• Building an internal Knowledge Base in Notion to capture all of our internal documents and standard operating procedures 
  • Aligning our internal finance and reporting procedures 

We also ran group training sessions with this team. 

Give leaders the autonomy to make decisions 

We have a separate country leader in each of our three regions, Australia, Europe and the United States.

While we might gain economies of scale with each team using the same tech stack, I decided it was more important that each country leader has the autonomy to run their own business and make their own decisions. This includes making decisions on software, systems and procedures.

Optimizing the team 

The biggest bottleneck in the business related to the Organisational Chart. Almost all of the eight team members reported into Tracey. 

This created two key problems:

  • The management overhead for Tracey in looking after and managing all of these team members.

  • It resulted in tasks but not whole areas of responsibility being handed over to team members. This meant that if a task came through that didn’t fit the mold it ended up on Tracey’s to-do list by default.

Creating three divisions within the business

After learning more about the business it became apparent there were three clear divisions:

  • Tax

  • Bookkeeping (which we later renamed to Cloud Accounting)

  • Internal Operations (HR, internal finance etc)

By putting in place a manager to lead each division and then having all team members report in to one of the three managers we freed up a lot of management overhead from Tracey.

Leadership Training

To help support these new managers we invited them to join the Bean Ninjas Emerging Leaders training alongside team members from Bean Ninjas Europe and Bean Ninjas US. 

Hiring more junior team members

As we put the divisions in place it became clear that we needed to hire additional junior team members to support our managers, so our managers could focus on more strategic projects.

We’ve hired two new full-time accountants and one part-time admin so far and we’re expecting to hire another two accountants later this year.

Standard Operating Procedures 

When preparing to onboard our new staff it became apparent we needed a more robust Knowledge Base.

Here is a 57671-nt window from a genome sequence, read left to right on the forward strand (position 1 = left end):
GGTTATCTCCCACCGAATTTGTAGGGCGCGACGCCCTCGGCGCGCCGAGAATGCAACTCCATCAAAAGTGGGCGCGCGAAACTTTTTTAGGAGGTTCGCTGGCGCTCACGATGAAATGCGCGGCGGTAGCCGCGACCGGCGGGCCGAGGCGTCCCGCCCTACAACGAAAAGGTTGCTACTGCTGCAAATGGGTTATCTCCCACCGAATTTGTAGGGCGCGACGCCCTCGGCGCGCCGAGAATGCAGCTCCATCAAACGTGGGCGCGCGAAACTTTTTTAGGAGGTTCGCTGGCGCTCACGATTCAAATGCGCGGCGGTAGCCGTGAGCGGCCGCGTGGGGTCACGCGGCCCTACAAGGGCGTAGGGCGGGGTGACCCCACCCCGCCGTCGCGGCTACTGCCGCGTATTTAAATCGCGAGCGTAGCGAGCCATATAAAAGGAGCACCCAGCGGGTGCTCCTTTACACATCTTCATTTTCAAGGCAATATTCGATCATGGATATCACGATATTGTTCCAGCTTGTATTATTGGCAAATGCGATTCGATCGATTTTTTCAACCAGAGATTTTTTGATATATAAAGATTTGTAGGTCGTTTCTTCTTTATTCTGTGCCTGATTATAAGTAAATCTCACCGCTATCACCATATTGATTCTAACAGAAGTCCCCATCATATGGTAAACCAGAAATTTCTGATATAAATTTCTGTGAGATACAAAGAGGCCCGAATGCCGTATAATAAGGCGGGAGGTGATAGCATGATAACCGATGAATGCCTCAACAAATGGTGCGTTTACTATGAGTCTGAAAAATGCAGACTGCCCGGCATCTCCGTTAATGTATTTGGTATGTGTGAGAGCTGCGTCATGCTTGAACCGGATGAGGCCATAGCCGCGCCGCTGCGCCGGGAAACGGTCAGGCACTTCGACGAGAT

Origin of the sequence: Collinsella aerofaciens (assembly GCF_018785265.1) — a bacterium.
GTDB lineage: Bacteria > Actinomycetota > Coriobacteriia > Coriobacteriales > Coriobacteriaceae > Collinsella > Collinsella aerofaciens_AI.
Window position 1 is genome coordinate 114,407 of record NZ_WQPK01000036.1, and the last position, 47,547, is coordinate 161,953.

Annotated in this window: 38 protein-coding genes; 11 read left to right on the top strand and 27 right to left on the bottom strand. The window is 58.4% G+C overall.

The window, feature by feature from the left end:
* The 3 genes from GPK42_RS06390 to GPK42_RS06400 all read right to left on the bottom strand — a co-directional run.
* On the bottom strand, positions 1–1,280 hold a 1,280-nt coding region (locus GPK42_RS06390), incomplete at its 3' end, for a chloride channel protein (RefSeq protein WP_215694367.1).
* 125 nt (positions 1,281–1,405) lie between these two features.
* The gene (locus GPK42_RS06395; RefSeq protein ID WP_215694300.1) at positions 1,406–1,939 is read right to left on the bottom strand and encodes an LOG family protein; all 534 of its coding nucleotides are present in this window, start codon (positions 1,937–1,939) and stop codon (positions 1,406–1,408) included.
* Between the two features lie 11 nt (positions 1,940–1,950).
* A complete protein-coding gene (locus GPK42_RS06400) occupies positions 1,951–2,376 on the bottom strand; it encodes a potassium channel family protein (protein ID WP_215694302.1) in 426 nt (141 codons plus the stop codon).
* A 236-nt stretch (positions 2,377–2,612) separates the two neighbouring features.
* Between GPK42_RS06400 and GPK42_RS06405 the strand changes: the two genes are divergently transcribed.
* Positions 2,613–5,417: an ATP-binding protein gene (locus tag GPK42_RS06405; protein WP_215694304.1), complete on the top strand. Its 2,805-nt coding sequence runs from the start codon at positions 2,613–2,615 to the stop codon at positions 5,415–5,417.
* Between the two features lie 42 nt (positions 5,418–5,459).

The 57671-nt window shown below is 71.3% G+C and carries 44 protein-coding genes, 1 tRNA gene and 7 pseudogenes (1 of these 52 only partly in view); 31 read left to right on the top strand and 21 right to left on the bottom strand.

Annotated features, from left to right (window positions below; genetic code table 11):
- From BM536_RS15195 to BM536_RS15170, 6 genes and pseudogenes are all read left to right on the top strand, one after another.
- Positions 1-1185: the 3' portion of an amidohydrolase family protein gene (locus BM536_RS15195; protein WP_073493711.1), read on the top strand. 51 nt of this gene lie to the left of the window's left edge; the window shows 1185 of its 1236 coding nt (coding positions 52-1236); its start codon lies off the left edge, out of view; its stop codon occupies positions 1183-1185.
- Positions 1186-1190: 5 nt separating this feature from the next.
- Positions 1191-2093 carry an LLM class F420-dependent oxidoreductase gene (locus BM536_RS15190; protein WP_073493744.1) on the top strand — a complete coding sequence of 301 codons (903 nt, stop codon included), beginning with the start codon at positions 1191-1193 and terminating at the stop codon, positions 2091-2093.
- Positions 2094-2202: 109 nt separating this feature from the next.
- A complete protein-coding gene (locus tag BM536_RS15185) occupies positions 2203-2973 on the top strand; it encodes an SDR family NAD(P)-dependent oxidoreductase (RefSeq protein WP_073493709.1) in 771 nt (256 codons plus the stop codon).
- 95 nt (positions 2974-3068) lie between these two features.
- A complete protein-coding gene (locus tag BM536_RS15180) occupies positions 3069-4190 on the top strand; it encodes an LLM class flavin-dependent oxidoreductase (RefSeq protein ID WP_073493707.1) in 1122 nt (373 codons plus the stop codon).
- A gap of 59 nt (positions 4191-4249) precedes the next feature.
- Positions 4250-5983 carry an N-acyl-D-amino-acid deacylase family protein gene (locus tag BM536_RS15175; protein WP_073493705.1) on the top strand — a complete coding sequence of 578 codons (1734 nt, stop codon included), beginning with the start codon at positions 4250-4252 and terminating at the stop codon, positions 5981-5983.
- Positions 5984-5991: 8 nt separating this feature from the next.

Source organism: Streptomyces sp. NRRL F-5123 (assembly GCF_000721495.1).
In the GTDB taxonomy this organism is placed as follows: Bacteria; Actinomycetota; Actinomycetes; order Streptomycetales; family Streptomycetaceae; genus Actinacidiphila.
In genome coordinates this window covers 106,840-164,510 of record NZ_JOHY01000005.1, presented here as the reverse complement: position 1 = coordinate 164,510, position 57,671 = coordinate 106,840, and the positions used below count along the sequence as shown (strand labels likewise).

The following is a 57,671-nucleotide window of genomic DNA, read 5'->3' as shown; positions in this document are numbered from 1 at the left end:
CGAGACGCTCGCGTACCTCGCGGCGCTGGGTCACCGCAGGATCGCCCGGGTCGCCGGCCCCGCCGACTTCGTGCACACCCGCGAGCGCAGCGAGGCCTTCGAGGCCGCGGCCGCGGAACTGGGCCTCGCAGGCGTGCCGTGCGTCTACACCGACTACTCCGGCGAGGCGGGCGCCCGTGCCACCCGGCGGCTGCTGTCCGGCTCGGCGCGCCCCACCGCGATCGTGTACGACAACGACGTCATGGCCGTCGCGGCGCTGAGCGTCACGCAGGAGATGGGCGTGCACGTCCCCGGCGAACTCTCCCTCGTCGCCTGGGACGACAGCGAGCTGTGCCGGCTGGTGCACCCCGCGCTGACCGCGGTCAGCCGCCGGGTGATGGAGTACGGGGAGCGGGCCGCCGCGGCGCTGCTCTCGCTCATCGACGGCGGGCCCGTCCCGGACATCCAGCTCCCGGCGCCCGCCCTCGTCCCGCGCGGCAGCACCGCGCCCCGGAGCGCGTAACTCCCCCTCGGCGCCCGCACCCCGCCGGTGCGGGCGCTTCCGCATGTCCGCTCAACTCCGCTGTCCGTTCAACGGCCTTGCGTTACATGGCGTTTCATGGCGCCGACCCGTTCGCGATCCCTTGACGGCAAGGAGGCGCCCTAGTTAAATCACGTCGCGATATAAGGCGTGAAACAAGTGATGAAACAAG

We needed to further standardize our training and onboarding processes since many of our existing SOPs were out-of-date, and there was a lot of tribal knowledge that wasn’t written down anywhere or buried in tools, like Sweet Process, Slack, and Wrike, that team members weren’t using regularly.  

Building a new internal team knowledge-base 

The second challenge led us to create a new internal knowledge base in Notion. We decided to go with Notion because of how customizable it is and how easy it is for our team to use. 

We started this project by building a framework for how this content should be structured and built accountability processes to ensure the content is reviewed and updated regularly. 

The BNA Hub is a central location to house Standard Operating Procedures (SOPs), guides, policies, and other team docs.

Most of our focus until now has been on thinking through the initial structure and framework and how to solve a few key problems:

  • How do we make the SOPs easy for team members to find (this can be hard when you have 100+)

  • How do we know who is responsible for keeping each area of the Knowledge Base up to date?

  • What does a good SOP look like?

  • How can we encourage an iterative process where the SOPs don’t need to be perfect the first time around?

This allowed us to start using the new KB a lot sooner. As we bring on new team members or notice a gap in content, we update Notion.

Repetition, repetition and more repetition 

As you might expect, it takes time, repetition, and communication for these changes to take hold. 

  • Our theme

  • Our vision – triple revenue, who our ideal client is, what our minimum fee is, what that means for our team

  • Sprints
  • Personal productivity

  • Leadership 

Keeping communication lines open and being willing to repeat core themes and messages is essential. 

Would I be open to future merger / acquisition activity?

Yes, I think this has been a win for the original Bean Ninjas team and investors as well as Tracey and her team. 

“I’ve been running my business on my own for close to fifteen years, and I’ve come to the conclusion over those years that there are not enough hours in the day to grow a business, and deliver excellent service to clients. Choosing to partner with Bean Ninjas was the right decision for myself and my business.” 

“I am now able to enjoy work life balance by logging off from work at the end of the day, and over the last six months I have taken up running and feel physically and mentally healthier than I have in years!

Tracey Newman

If we were to do another merger / acquisition, I would change a few things, including: 

  • Having the entire team meet each other earlier. We had all of our key staff meet each other prior to the merger, but it wasn’t until the 2nd / 3rd month that we held a zoom party for the entire team to meet each other.

  • Being patient with the rate of change and being mindful of team members having their existing job as well as tasks related to the merger. Next time I would consider having a dedicated project manager work with me on merger tasks. 

Overall it has been a fantastic experience and I’m grateful for the opportunity to work with Tracey and her team.

Posted By

Meryl Johnston

Meryl Johnston

Meryl is a Chartered Accountant, entrepreneur and surfer! Prior to Bean Ninjas she ran a cloud accounting consulting firm, worked in both commercial accounting roles, as an auditor (BDO), and as a lecturer in accounting and audit.